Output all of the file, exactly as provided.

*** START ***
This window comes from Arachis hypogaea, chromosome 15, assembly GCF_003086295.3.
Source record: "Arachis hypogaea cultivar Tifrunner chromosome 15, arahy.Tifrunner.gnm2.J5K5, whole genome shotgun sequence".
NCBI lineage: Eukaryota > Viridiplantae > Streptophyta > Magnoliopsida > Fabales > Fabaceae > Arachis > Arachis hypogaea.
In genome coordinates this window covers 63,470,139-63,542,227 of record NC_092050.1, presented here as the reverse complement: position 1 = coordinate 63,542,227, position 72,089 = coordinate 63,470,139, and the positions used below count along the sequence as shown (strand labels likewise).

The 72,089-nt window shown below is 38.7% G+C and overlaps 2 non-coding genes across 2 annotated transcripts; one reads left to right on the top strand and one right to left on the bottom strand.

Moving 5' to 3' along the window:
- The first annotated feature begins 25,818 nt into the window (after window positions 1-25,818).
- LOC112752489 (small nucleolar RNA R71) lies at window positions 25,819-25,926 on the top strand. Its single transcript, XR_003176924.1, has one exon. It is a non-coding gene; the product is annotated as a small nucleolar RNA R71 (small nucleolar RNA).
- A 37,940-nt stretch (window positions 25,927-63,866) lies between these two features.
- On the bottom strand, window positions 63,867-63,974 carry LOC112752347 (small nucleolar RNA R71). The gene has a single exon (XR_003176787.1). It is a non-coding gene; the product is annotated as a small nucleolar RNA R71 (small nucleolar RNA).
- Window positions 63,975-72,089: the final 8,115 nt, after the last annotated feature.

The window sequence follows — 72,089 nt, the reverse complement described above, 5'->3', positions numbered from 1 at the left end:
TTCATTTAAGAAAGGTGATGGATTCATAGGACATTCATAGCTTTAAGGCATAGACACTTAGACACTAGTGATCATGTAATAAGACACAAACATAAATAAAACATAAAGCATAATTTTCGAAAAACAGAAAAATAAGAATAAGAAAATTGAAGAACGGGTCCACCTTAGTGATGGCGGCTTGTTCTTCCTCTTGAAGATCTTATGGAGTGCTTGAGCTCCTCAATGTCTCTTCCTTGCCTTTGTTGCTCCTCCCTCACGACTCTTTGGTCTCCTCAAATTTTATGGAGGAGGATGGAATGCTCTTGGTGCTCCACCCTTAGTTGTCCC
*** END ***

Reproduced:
This window comes from Arachis hypogaea, chromosome 15, assembly GCF_003086295.3.
Source record: "Arachis hypogaea cultivar Tifrunner chromosome 15, arahy.Tifrunner.gnm2.J5K5, whole genome shotgun sequence".
NCBI lineage: Eukaryota > Viridiplantae > Streptophyta > Magnoliopsida > Fabales > Fabaceae > Arachis > Arachis hypogaea.
In genome coordinates this window covers 63,470,139-63,542,227 of record NC_092050.1, presented here as the reverse complement: position 1 = coordinate 63,542,227, position 72,089 = coordinate 63,470,139, and the positions used below count along the sequence as shown (strand labels likewise).

The 72,089-nt window shown below is 38.7% G+C and overlaps 2 non-coding genes across 2 annotated transcripts; one reads left to right on the top strand and one right to left on the bottom strand.

Moving 5' to 3' along the window:
- The first annotated feature begins 25,818 nt into the window (after window positions 1-25,818).
- LOC112752489 (small nucleolar RNA R71) lies at window positions 25,819-25,926 on the top strand. Its single transcript, XR_003176924.1, has one exon. It is a non-coding gene; the product is annotated as a small nucleolar RNA R71 (small nucleolar RNA).
- A 37,940-nt stretch (window positions 25,927-63,866) lies between these two features.
- On the bottom strand, window positions 63,867-63,974 carry LOC112752347 (small nucleolar RNA R71). The gene has a single exon (XR_003176787.1). It is a non-coding gene; the product is annotated as a small nucleolar RNA R71 (small nucleolar RNA).
- Window positions 63,975-72,089: the final 8,115 nt, after the last annotated feature.

The window sequence follows — 72,089 nt, the reverse complement described above, 5'->3', positions numbered from 1 at the left end:
TTCATTTAAGAAAGGTGATGGATTCATAGGACATTCATAGCTTTAAGGCATAGACACTTAGACACTAGTGATCATGTAATAAGACACAAACATAAATAAAACATAAAGCATAATTTTCGAAAAACAGAAAAATAAGAATAAGAAAATTGAAGAACGGGTCCACCTTAGTGATGGCGGCTTGTTCTTCCTCTTGAAGATCTTATGGAGTGCTTGAGCTCCTCAATGTCTCTTCCTTGCCTTTGTTGCTCCTCCCTCACGACTCTTTGGTCTCCTCAAATTTTATGGAGGAGGATGGAATGCTCTTGGTGCTCCACCCTTAGTTGTCCC